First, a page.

FDA Evaluation of Warfarin and Pradaxa Bleeding Risks Raises Questions
Federal drug regulators have indicated that the bleeding risks of Pradaxa and warfarin are comparable, despite a spike in the number of reports involving severe and often fatal hemorrhages among users of the new anticoagulant. However, some are now criticizing the methodology used by the agency and indicate that the findings do not take into account the lack of an antidote to reverse the bleeding side effects of Pradaxa when they do occur.
Pradaxa (dabigitran) was introduced by Boehrnger Ingelheim in October 2010 as a new alternative for prevention of strokes among patients with atrial fibrillation. It quickly grew in popularity, with more than 750,000 patients in the United States receiving a prescription for the drug during the first two years on the market.
The medication has been promoted as superior to the decades-old treatment warfarin, which is more commonly known by the brand name Coumadin. However, doctors soon discovered that, unlike warfarin, there is no quick fix to reverse the blood thinning effects of Pradaxa, which left doctors unable to control many of the bleeding problems that do develop among users of the medication.
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Amid increasing concerns within the medical community and a spike of adverse event reports during the first full year Pradaxa was on the market, the FDA announced in December 2011 that it was evaluating the bleeding risks with Pradaxa.
In a drug safety communication issued on November 2, the FDA provided an update for this ongoing review, indicating that data suggests the bleeding rates with Pradaxa and warfarin are comparable.
FDA Report Compares Bleeding Rates with Pradaxa and Warfarin
The FDA findings came after an evaluation of insurance claims and administrative data from an FDA drug safety pilot program known as Mini-Sentinel.
The agency compared the actual rates of gastrointestinal bleeding, which occur in the stomach and intestines, and intracranial hemorrhage, which is a type of brain bleed, among new users of Pradaxa and new users of Warfarin.
Reviewers found that the Pradaxa bleeding rates do not appear to be higher than warfarin, which they indicate is also consistent with the findings of the large clinical trial conducted by Boehrnger Ingelheim to gain approval for the medication.
Questions have been raised about the methodology used by the FDA, which did not take into account the lack of an antidote or reversal agent for Pradaxa. While users of warfarin who develop a bleed can be given a dose of vitamin K to reverse the blood thinning effects of the older medication, no such quick fix is available for users of Pradaxa.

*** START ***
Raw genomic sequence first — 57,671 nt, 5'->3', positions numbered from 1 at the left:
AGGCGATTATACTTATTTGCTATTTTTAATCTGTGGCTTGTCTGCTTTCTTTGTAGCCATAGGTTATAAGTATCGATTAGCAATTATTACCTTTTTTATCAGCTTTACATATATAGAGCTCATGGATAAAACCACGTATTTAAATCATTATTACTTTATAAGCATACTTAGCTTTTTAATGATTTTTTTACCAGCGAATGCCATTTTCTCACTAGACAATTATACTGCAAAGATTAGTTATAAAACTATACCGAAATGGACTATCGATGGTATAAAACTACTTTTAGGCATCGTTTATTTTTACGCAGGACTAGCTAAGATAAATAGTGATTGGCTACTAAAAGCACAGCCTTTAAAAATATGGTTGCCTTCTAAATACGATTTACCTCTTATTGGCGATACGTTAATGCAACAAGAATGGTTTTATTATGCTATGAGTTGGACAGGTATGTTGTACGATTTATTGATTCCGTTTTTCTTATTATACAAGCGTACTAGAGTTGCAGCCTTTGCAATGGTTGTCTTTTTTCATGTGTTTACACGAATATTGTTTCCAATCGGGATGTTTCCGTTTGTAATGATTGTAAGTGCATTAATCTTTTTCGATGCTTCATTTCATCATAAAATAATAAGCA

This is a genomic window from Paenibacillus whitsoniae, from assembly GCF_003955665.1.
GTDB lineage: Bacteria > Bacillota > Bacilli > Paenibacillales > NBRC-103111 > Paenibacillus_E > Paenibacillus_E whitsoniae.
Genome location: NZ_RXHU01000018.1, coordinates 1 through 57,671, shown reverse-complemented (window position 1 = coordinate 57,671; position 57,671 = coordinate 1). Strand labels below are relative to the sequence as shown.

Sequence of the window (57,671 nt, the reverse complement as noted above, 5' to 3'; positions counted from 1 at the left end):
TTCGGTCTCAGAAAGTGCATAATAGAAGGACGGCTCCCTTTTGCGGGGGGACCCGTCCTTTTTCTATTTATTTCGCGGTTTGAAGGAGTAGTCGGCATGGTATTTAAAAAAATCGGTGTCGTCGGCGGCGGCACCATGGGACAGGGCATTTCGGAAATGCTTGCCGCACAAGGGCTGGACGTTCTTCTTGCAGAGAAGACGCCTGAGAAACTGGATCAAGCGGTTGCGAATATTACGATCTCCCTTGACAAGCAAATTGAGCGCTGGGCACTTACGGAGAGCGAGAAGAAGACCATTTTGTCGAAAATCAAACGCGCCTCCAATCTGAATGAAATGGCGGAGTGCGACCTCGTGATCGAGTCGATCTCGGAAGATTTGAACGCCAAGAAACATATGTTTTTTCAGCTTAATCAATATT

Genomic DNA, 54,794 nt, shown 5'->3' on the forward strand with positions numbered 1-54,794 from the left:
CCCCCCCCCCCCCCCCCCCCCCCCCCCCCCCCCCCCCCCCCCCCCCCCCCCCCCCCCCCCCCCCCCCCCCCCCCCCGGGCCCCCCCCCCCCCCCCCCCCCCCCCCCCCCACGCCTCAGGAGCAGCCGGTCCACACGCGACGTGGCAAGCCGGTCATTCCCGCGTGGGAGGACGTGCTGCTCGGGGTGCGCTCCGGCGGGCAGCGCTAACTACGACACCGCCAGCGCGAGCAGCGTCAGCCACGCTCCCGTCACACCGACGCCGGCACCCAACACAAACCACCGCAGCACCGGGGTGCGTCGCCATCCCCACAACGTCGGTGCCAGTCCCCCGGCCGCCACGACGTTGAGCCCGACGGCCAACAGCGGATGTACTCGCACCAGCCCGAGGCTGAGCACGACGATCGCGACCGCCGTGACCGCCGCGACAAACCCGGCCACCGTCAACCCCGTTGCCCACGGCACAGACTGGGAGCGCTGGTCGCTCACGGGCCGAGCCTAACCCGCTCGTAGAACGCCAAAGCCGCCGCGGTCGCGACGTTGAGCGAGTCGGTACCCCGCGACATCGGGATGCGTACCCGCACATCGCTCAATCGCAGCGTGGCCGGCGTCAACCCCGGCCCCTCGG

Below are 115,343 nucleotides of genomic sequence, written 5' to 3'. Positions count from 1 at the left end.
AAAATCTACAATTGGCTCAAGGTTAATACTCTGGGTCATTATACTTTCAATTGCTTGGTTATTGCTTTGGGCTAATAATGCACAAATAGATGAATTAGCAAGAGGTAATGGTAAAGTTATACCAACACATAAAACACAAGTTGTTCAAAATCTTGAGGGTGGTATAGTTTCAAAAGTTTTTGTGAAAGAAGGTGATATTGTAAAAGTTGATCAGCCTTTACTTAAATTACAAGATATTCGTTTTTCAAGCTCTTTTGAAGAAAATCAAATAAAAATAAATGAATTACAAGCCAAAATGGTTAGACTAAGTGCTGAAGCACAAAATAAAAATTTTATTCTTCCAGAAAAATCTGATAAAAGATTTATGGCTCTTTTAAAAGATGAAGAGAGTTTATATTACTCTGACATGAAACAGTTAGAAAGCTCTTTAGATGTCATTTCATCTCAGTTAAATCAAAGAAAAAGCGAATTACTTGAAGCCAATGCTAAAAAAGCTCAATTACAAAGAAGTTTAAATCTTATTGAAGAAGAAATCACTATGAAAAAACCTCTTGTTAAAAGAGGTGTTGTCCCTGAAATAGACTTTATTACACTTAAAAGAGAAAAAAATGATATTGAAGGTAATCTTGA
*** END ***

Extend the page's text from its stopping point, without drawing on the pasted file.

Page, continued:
Although Boehringer Ingelheim has issued a press release, heralding the findings and suggesting that the agency’s determination reaffirms the safety of Pradaxa, many have complained that it is not the rate of bleeding events with Pradaxa that cause concern, but rather stopping them that is the problem.
With no reversal agent handy, Pradaxa bleeding events, though no more common than warfarin, can result in more severe outcomes because they are difficult to stop.
In addition, the FDA’s methodology, using unadjusted incidence rate ratios, has come under fire by the Observational Medical Outcomes Project (OMOP), a non-profit group formed to determine the best means of analyzing drug data. The group includes FDA experts. OMOP has questioned the method’s accuracy, saying that some of the techniques the FDA used in its analysis are little better than guessing.
According to a report issued earlier this year by the Institute for Safe Medication Practices (ISMP), which analyzed all adverse event reports submitted to the FDA during 2011, there were 2,367 reports of Pradaxa bleeding problems, and 542 reports of death among Pradaxa users. By comparison, warfarin was linked to 1,106 adverse event reports, including 72 patient deaths.
Pradaxa Lawsuits Allege Failure to Warn About Lack of Reversal Agent
Boehringer Ingelheim faces a growing number of Pradaxa lawsuits filed on behalf of individuals throughout the United States who suffered uncontrollable bleeding while using the medication, including a number of wrongful death lawsuits that allege the inability to reverse the effects of Pradaxa led to fatal complications.
At least 120 complaints have been filed in the federal court system, which are consolidated for pretrial proceedings as part of an MDL, or multidistrict litigation. The cases have been centralized before U.S. District Judge David R. Herndon in the Southern District of Illinois.
All of the complaints involve similar allegations that Boehringer Ingelheim failed to fully research Pradaxa before introducing it and aggressively marketing the drug as a superior alternative to warfarin. In addition to allegations that the drug may actually increase the risk of certain types of bleeds, most of the complaints focus on the failure to warn consumers and the medical community about the lack of a reversal agent to stop hemorrhages that may develop while using the medication.
Although the cases were just recently centralized as part of the Pradaxa MDL in August 2012, Judge Herndon has set an aggressive pretrial schedule, indicating that the first cases will be ready for trial to begin by August 2014.
Judge Herndon has indicated that the “expeditious resolution to the factual allegations made” in these claims will not only serve the interests the plaintiffs and defendants in the cases, but will also provide benefit for the medical community and doctors making daily prescription decisions.
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